# Java Operators

Like other programming languages, there are arithmetic operators, bitwise operators and logical operators in Java.

### Arithmetic Operators

Arithmetic operators are used in mathematical expressions in the same way that they are used in algebra.

The following table lists all the arithmetic operators in Java.

The following program illustrates the increment operator.

```// Demonstrate ++.
class IncDec {
public static void main(String args[]) {
int a = 1;
int b = 2;
int c;
int d;
c = ++b;
d = a++;
c++;
System.out.println("a = " + a);
System.out.println("b = " + b);
System.out.println("c = " + c);
System.out.println("d = " + d);
}
}```

The output of this program follows:

```a = 2
b = 3
c = 4
d = 1```

### The Bitwise Operators

Java defines several bitwise operators that can be applied to the integer types, long, int, short, char, and byte. These operators act upon the individual bits of their operands.

### The Bitwise Logical Operators

The bitwise logical operators are &, |, ^, and ~. The following table shows the outcome of each operation. In the discussion that follows, keep in mind that the bitwise operators are applied to each individual bit within each operand.

### The Left Shift

The left shift operator, <<, shifts all of the bits in a value to the left a specified number of times.

It has this general form:
value << num

Here, num specifies the number of positions to left-shift the value in value. That is, the << moves all of the bits in the specified value to the left by the number of bit positions specified by num..

The following program illustrates the explanation more clearly.

```// Left shifting a byte value.
class ByteShift {
public static void main(String args[]) {
byte a = 64, b;
int i;
i = a << 2;
b = (byte) (a << 2);
System.out.println("Original value of a: " + a);
System.out.println("i and b: " + i + " " + b);
}
}```

The output generated by this program is shown here:

```Original value of a: 64
i and b: 256 0```

The Right Shift
The right shift operator, >>, shifts all of the bits in a value to the right a specified number of times.

Its general form is shown here:
value >> num
Here, num specifies the number of positions to right-shift the value in value. That is, the >> moves all of the bits in the specified value to the right the number of bit positions specified by num.

The following code fragment shifts the value 32 to the right by two positions, resulting in a being set to 8:

```int a = 32;
a = a >> 2; // a now contains 8```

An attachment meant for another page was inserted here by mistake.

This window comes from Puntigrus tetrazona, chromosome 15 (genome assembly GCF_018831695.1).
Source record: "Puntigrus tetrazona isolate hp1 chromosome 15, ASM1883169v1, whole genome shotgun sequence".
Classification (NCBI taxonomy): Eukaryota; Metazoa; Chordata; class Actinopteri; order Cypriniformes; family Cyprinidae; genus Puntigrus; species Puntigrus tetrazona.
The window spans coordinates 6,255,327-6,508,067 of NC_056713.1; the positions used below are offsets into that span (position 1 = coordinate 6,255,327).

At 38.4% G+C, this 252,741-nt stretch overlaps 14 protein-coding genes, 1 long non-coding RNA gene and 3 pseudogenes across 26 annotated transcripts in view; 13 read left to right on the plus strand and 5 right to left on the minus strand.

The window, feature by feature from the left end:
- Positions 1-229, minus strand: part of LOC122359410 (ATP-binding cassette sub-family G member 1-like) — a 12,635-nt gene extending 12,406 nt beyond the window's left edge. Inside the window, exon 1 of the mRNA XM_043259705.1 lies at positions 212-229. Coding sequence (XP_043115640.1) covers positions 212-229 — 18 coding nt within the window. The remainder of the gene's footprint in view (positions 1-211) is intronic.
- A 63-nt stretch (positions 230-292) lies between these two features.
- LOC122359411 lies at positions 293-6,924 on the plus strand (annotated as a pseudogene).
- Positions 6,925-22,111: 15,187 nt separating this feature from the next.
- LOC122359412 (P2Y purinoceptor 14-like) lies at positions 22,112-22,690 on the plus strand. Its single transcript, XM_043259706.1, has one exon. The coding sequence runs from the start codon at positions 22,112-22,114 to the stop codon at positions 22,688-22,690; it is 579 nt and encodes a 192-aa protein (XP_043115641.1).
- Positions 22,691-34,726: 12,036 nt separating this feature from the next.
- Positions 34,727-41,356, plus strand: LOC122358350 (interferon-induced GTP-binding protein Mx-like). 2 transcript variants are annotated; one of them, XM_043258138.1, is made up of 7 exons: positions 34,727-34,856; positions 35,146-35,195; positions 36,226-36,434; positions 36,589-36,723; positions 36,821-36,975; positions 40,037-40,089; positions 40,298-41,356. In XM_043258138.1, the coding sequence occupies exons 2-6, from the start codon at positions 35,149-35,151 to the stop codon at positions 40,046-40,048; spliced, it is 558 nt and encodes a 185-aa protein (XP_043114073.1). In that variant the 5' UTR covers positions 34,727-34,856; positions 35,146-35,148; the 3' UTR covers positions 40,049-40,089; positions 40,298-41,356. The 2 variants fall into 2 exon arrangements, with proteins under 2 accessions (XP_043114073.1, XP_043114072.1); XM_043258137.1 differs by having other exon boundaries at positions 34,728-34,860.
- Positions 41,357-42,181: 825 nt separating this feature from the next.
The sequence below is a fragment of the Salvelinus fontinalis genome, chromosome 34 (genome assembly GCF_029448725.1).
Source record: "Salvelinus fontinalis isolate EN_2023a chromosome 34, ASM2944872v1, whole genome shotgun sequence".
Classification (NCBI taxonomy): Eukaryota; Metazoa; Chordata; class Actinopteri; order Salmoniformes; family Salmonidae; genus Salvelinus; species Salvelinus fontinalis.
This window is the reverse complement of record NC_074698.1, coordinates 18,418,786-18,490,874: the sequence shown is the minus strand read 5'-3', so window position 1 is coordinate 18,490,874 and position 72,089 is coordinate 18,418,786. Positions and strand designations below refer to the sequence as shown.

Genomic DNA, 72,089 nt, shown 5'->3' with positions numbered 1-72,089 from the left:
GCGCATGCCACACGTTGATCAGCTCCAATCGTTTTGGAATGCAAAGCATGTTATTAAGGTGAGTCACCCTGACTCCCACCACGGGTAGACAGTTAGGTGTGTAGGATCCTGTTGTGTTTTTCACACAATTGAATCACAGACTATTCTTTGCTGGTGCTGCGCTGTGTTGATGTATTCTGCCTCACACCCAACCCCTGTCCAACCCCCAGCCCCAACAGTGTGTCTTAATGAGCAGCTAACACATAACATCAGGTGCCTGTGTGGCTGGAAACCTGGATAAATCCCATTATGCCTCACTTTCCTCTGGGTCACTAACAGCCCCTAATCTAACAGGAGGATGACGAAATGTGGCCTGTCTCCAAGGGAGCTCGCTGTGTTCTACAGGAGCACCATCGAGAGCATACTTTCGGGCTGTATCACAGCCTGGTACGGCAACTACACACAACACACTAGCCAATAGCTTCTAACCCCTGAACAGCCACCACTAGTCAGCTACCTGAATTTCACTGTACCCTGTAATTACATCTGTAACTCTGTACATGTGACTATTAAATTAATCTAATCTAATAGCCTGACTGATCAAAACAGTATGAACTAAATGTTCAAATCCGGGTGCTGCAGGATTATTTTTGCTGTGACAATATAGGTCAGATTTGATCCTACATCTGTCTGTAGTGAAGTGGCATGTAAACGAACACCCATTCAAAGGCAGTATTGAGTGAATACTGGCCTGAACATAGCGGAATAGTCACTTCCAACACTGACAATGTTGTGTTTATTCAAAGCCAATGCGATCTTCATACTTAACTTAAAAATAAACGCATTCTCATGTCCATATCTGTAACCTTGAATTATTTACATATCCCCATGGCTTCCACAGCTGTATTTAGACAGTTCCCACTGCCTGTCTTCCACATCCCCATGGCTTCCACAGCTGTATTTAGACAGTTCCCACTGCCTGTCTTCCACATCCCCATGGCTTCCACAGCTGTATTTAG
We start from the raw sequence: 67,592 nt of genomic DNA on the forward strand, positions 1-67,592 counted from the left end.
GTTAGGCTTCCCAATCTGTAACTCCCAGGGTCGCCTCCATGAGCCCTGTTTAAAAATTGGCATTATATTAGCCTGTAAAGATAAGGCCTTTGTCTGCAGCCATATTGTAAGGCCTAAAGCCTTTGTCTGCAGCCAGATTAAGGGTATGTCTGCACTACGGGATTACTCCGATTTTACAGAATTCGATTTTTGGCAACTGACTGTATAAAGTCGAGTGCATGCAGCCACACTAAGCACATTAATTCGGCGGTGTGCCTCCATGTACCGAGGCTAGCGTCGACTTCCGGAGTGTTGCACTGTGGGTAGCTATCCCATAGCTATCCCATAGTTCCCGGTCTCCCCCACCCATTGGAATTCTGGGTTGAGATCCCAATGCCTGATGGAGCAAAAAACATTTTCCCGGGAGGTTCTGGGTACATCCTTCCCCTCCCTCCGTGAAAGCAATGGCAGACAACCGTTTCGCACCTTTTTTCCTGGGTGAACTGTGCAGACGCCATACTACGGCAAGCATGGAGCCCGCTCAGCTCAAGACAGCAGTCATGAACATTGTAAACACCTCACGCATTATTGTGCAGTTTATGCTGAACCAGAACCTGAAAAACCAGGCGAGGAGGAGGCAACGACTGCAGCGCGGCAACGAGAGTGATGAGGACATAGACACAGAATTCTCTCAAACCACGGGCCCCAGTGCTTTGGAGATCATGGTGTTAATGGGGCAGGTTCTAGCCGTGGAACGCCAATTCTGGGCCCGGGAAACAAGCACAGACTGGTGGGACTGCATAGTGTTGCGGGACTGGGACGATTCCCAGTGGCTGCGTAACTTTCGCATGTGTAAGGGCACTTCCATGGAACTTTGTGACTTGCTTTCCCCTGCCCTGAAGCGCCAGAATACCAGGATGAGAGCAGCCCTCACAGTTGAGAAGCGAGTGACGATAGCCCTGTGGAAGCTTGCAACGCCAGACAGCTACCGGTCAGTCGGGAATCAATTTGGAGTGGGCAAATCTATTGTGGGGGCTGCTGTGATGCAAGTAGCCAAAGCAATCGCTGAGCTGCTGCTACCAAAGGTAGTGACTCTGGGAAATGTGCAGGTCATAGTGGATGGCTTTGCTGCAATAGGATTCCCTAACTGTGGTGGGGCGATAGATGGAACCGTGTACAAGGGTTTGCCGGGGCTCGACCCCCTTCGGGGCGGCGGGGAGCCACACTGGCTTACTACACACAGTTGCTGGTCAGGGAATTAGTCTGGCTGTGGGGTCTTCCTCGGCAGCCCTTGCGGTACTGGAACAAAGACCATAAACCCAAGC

When a value has bits that are â€•shifted off, those bits are lost. For example, the next code fragment shifts the value 35 to the right two positions, which causes the two low-order bits to be lost, resulting again in a being set to 8.

int a = 35;
a = a >> 2; // a still contains 8

Looking at the same operation in binary shows more clearly how this happens:

```00100011     35 >> 2
1000```

Bitwise Operator Compound Assignments

```a = a >> 4;
a >>= 4;

```

The following two statements, which result in a being assigned the bitwise expression a OR b, are equivalent:

```a = a | b;
a |= b;```

### Relational Operators

The relational operators determine the relationship that one operand has to the other. Specifically, they determine equality and ordering.

### Boolean Logical Operators

The Boolean logical operators shown here operate only on boolean operands. All of the binary logical operators combine two boolean values to form a resultant boolean value.

Here is a program that is almost the same as the BitLogic example shown earlier, but it operates on boolean logical values instead of binary bits:

```// Demonstrate the boolean logical operators.
class BoolLogic {
public static void main(String args[]) {
boolean a = true;
boolean b = false;
boolean c = a | b;
boolean d = a & b;
boolean e = a ^ b;
boolean f = (!a & b) | (a & !b);
boolean g = !a;
System.out.println(" a = " + a);
System.out.println(" b = " + b);
System.out.println(" a|b = " + c);
System.out.println(" a&b = " + d);
System.out.println(" a^b = " + e);
System.out.println("!a&b|a&!b = " + f);
System.out.println(" !a = " + g);
}
}```

The output of the program is:

```a = true
b = false
a|b = true
a&b = false
a^b = true
a&b|a&!b = true
!a = false```

After running this program, you will see that the same logical rules apply to boolean values as they did to bits. As you can see from the following output, the string representation of a Java boolean value is one of the literal values true or false.

### The ? Operator

Java includes a special ternary (three-way) operator that can replace certain types of if-then-else statements. This operator is the ? operator.
The ? has this general form:

`expression1 ? expression2 : expression3`

Here, expression1 can be any expression that evaluates to a boolean value. If expression1 is true, then expression2 is evaluated; otherwise, expression3 is evaluated.